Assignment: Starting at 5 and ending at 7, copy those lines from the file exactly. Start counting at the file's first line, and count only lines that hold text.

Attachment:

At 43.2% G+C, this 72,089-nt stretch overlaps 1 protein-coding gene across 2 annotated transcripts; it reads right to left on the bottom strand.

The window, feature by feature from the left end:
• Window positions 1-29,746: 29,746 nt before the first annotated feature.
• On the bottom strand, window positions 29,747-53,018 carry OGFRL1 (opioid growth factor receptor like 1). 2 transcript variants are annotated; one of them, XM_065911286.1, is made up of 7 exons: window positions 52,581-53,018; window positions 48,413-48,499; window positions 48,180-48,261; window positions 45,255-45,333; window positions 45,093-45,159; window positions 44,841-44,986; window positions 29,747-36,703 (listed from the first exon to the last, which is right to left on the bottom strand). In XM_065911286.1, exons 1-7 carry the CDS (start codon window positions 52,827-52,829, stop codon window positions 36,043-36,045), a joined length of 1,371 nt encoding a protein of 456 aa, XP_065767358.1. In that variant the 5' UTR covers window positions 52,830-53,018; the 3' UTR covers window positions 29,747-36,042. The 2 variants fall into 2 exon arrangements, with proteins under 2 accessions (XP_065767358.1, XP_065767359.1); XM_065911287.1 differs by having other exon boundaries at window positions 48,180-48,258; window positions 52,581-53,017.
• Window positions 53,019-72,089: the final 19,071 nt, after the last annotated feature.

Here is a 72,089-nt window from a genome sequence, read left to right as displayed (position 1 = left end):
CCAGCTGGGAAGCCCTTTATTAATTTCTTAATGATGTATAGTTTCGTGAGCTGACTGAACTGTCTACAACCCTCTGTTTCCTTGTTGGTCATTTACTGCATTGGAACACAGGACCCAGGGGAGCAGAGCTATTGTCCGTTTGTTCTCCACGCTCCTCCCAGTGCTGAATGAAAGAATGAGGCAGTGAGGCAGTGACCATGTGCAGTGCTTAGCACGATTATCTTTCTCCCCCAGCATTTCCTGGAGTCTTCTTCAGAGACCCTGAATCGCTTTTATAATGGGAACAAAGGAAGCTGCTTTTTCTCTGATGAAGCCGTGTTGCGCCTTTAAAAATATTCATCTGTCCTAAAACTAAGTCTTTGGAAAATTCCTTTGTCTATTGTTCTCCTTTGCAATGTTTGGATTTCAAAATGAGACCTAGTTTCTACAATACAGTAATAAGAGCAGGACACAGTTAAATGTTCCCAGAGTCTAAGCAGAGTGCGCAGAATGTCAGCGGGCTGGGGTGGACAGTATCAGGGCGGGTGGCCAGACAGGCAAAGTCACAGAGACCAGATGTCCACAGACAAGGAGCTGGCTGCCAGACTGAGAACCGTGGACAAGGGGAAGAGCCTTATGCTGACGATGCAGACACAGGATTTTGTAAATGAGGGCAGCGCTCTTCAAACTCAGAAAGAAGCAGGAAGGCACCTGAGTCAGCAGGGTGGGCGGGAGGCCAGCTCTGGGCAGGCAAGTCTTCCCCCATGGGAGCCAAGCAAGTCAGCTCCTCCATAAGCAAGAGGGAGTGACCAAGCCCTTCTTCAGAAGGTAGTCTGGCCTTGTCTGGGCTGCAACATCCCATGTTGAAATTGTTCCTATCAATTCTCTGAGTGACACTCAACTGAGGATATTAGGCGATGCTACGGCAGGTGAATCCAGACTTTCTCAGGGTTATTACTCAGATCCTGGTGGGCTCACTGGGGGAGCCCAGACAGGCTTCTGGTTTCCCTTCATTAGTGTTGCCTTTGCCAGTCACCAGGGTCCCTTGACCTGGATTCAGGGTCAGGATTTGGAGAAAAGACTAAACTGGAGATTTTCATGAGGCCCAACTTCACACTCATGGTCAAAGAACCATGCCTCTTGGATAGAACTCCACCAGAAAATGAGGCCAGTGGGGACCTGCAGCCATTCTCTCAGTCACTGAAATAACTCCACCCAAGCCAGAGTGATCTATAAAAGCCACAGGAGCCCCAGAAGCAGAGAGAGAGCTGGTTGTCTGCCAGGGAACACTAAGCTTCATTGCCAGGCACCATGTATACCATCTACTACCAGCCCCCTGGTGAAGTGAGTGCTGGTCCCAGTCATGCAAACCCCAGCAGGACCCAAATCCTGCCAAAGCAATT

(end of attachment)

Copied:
• Window positions 53,019-72,089: the final 19,071 nt, after the last annotated feature.

Here is a 72,089-nt window from a genome sequence, read left to right as displayed (position 1 = left end):
CCAGCTGGGAAGCCCTTTATTAATTTCTTAATGATGTATAGTTTCGTGAGCTGACTGAACTGTCTACAACCCTCTGTTTCCTTGTTGGTCATTTACTGCATTGGAACACAGGACCCAGGGGAGCAGAGCTATTGTCCGTTTGTTCTCCACGCTCCTCCCAGTGCTGAATGAAAGAATGAGGCAGTGAGGCAGTGACCATGTGCAGTGCTTAGCACGATTATCTTTCTCCCCCAGCATTTCCTGGAGTCTTCTTCAGAGACCCTGAATCGCTTTTATAATGGGAACAAAGGAAGCTGCTTTTTCTCTGATGAAGCCGTGTTGCGCCTTTAAAAATATTCATCTGTCCTAAAACTAAGTCTTTGGAAAATTCCTTTGTCTATTGTTCTCCTTTGCAATGTTTGGATTTCAAAATGAGACCTAGTTTCTACAATACAGTAATAAGAGCAGGACACAGTTAAATGTTCCCAGAGTCTAAGCAGAGTGCGCAGAATGTCAGCGGGCTGGGGTGGACAGTATCAGGGCGGGTGGCCAGACAGGCAAAGTCACAGAGACCAGATGTCCACAGACAAGGAGCTGGCTGCCAGACTGAGAACCGTGGACAAGGGGAAGAGCCTTATGCTGACGATGCAGACACAGGATTTTGTAAATGAGGGCAGCGCTCTTCAAACTCAGAAAGAAGCAGGAAGGCACCTGAGTCAGCAGGGTGGGCGGGAGGCCAGCTCTGGGCAGGCAAGTCTTCCCCCATGGGAGCCAAGCAAGTCAGCTCCTCCATAAGCAAGAGGGAGTGACCAAGCCCTTCTTCAGAAGGTAGTCTGGCCTTGTCTGGGCTGCAACATCCCATGTTGAAATTGTTCCTATCAATTCTCTGAGTGACACTCAACTGAGGATATTAGGCGATGCTACGGCAGGTGAATCCAGACTTTCTCAGGGTTATTACTCAGATCCTGGTGGGCTCACTGGGGGAGCCCAGACAGGCTTCTGGTTTCCCTTCATTAGTGTTGCCTTTGCCAGTCACCAGGGTCCCTTGACCTGGATTCAGGGTCAGGATTTGGAGAAAAGACTAAACTGGAGATTTTCATGAGGCCCAACTTCACACTCATGGTCAAAGAACCATGCCTCTTGGATAGAACTCCACCAGAAAATGAGGCCAGTGGGGACCTGCAGCCATTCTCTCAGTCACTGAAATAACTCCACCCAAGCCAGAGTGATCTATAAAAGCCACAGGAGCCCCAGAAGCAGAGAGAGAGCTGGTTGTCTGCCAGGGAACACTAAGCTTCATTGCCAGGCACCATGTATACCATCTACTACCAGCCCCCTGGTGAAGTGAGTGCTGGTCCCAGTCATGCAAACCCCAGCAGGACCCAAATCCTGCCAAAGCAATT